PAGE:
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Zella, et al. v. The E. W. Scripps Co., et al., USDC C.D. California

Plaintiffs claimed their one-page treatment and three-page script for a cooking show called Showbiz Chefs was infringed by the Food Network talk-show Rachel Ray. The court took judicial notice, upon defendants’ request, that the following elements of a television show are common and prevalent in public works: a host, guest celebrities, an interview and a cooking segment. The court also stated that it could consider DVDs of Rachel Ray episodes referred to in the plaintiffs’ documents as well as several episodes submitted by the defendants to show episodes without celebrities. The court rejected the plaintiffs’ argument that it could not rule on a motion to dismiss without looking at all 150 episodes of Rachel Ray.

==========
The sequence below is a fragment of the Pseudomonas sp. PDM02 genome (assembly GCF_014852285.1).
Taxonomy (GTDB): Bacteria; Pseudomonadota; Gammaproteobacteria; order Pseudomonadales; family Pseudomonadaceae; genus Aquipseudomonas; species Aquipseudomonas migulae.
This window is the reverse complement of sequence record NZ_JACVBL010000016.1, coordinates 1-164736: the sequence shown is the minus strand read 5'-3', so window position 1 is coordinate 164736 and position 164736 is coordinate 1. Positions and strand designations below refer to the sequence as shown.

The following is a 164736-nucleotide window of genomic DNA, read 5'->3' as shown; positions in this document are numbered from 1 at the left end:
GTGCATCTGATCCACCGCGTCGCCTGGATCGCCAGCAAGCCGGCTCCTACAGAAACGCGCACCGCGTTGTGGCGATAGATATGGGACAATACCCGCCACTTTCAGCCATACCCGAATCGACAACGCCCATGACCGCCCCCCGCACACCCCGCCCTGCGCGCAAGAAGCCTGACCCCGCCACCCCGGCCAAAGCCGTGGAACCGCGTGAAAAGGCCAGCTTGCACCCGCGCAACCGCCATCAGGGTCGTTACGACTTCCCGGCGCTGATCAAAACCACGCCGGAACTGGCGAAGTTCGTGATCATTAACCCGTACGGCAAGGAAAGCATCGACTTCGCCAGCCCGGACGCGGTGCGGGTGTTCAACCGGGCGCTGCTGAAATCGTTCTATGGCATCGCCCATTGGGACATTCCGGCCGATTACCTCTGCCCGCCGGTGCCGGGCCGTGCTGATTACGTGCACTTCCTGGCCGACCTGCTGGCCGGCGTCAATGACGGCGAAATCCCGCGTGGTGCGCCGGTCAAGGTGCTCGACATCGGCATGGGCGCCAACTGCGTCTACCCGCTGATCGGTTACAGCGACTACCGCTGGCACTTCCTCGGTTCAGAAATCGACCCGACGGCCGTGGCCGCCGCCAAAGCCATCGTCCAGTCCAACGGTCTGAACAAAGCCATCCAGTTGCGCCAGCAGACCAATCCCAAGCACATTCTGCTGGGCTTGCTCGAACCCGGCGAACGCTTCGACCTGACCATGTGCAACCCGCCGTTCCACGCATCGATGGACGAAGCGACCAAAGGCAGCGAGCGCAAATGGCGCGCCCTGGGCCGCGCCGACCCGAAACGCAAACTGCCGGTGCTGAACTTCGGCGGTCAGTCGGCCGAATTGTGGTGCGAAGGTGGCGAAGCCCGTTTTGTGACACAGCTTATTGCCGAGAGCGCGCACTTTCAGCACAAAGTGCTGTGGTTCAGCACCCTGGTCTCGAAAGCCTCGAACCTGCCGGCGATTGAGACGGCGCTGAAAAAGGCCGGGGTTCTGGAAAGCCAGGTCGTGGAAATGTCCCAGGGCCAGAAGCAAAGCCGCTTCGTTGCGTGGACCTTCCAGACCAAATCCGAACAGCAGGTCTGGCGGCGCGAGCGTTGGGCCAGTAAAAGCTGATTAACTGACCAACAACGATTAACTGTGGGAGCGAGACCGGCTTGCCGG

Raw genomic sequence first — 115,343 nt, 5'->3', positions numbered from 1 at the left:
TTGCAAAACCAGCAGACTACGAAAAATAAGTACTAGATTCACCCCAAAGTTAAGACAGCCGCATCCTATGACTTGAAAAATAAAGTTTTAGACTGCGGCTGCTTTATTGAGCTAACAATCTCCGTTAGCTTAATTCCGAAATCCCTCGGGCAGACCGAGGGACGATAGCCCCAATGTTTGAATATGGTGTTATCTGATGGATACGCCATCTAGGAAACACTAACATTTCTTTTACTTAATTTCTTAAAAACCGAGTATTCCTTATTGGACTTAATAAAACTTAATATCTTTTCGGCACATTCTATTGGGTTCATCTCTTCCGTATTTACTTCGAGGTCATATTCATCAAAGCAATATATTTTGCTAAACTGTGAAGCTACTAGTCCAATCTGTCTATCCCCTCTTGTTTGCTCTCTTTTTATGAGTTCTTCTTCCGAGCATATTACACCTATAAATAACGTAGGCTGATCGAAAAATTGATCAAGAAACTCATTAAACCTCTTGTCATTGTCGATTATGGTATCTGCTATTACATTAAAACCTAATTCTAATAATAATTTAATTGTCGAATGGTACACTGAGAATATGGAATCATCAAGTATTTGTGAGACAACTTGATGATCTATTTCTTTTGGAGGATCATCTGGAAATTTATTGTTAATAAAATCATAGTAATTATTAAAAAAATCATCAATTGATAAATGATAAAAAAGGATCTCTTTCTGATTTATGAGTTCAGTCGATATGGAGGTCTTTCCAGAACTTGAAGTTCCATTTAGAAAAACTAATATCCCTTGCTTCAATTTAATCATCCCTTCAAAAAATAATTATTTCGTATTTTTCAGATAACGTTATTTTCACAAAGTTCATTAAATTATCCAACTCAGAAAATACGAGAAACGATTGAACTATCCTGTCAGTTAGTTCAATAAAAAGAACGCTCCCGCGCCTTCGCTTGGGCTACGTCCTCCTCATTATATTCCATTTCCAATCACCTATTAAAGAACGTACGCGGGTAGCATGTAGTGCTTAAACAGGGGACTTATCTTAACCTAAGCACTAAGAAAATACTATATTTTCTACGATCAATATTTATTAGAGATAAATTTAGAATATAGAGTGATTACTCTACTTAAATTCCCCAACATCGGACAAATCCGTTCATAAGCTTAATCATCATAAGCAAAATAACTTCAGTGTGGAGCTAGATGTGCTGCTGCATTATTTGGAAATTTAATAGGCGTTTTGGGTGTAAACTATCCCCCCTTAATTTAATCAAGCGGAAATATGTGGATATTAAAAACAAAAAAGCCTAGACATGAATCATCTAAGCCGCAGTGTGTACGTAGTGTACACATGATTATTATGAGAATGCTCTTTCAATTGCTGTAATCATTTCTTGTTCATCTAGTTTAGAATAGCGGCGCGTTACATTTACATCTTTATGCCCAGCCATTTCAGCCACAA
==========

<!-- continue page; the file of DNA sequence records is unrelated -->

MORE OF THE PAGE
The court also stated that it could address the issue of substantial similarity as a matter of law on a motion to dismiss, and that a court can dismiss a copyright infringement claim on a 12(b)(6) motion if it concludes that no reasonable jury could find that the works are substantially similar or if it concludes that the similarities between the two works pertain only to unprotected elements of the works.

The court concluded that the generic elements common to both shows – a host, guest celebrities, an interview, and a cooking segment – were not protectible. The court also examined the plot, theme, dialogue, mood, setting, characters, and sequence of events of Rachel Ray and the plaintiff’s treatment and script and found that the protectible elements in each show were not substantially similar.